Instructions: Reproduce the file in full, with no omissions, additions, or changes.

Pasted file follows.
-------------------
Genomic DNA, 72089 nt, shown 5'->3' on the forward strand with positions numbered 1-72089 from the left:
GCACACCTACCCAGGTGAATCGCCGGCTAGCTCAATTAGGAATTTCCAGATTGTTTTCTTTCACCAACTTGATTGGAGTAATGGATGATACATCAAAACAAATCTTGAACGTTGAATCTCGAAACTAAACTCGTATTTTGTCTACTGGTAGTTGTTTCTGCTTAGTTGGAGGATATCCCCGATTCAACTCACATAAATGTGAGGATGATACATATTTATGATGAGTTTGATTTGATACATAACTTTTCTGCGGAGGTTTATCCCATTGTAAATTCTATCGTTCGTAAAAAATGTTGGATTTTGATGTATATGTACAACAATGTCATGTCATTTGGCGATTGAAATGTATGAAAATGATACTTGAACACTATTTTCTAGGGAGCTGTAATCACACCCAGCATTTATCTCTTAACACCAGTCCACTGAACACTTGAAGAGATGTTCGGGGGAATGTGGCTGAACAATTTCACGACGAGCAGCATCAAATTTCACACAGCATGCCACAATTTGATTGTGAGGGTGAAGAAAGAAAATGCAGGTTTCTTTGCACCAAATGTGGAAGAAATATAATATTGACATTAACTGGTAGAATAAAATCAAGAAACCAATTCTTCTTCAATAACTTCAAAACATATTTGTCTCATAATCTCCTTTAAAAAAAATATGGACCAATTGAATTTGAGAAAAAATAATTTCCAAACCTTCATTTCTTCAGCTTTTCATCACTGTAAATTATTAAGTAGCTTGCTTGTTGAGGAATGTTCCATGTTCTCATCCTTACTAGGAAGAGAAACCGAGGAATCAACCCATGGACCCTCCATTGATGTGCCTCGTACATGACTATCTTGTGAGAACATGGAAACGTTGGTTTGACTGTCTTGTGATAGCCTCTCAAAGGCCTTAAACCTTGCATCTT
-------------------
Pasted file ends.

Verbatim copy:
Genomic DNA, 72089 nt, shown 5'->3' on the forward strand with positions numbered 1-72089 from the left:
GCACACCTACCCAGGTGAATCGCCGGCTAGCTCAATTAGGAATTTCCAGATTGTTTTCTTTCACCAACTTGATTGGAGTAATGGATGATACATCAAAACAAATCTTGAACGTTGAATCTCGAAACTAAACTCGTATTTTGTCTACTGGTAGTTGTTTCTGCTTAGTTGGAGGATATCCCCGATTCAACTCACATAAATGTGAGGATGATACATATTTATGATGAGTTTGATTTGATACATAACTTTTCTGCGGAGGTTTATCCCATTGTAAATTCTATCGTTCGTAAAAAATGTTGGATTTTGATGTATATGTACAACAATGTCATGTCATTTGGCGATTGAAATGTATGAAAATGATACTTGAACACTATTTTCTAGGGAGCTGTAATCACACCCAGCATTTATCTCTTAACACCAGTCCACTGAACACTTGAAGAGATGTTCGGGGGAATGTGGCTGAACAATTTCACGACGAGCAGCATCAAATTTCACACAGCATGCCACAATTTGATTGTGAGGGTGAAGAAAGAAAATGCAGGTTTCTTTGCACCAAATGTGGAAGAAATATAATATTGACATTAACTGGTAGAATAAAATCAAGAAACCAATTCTTCTTCAATAACTTCAAAACATATTTGTCTCATAATCTCCTTTAAAAAAAATATGGACCAATTGAATTTGAGAAAAAATAATTTCCAAACCTTCATTTCTTCAGCTTTTCATCACTGTAAATTATTAAGTAGCTTGCTTGTTGAGGAATGTTCCATGTTCTCATCCTTACTAGGAAGAGAAACCGAGGAATCAACCCATGGACCCTCCATTGATGTGCCTCGTACATGACTATCTTGTGAGAACATGGAAACGTTGGTTTGACTGTCTTGTGATAGCCTCTCAAAGGCCTTAAACCTTGCATCTT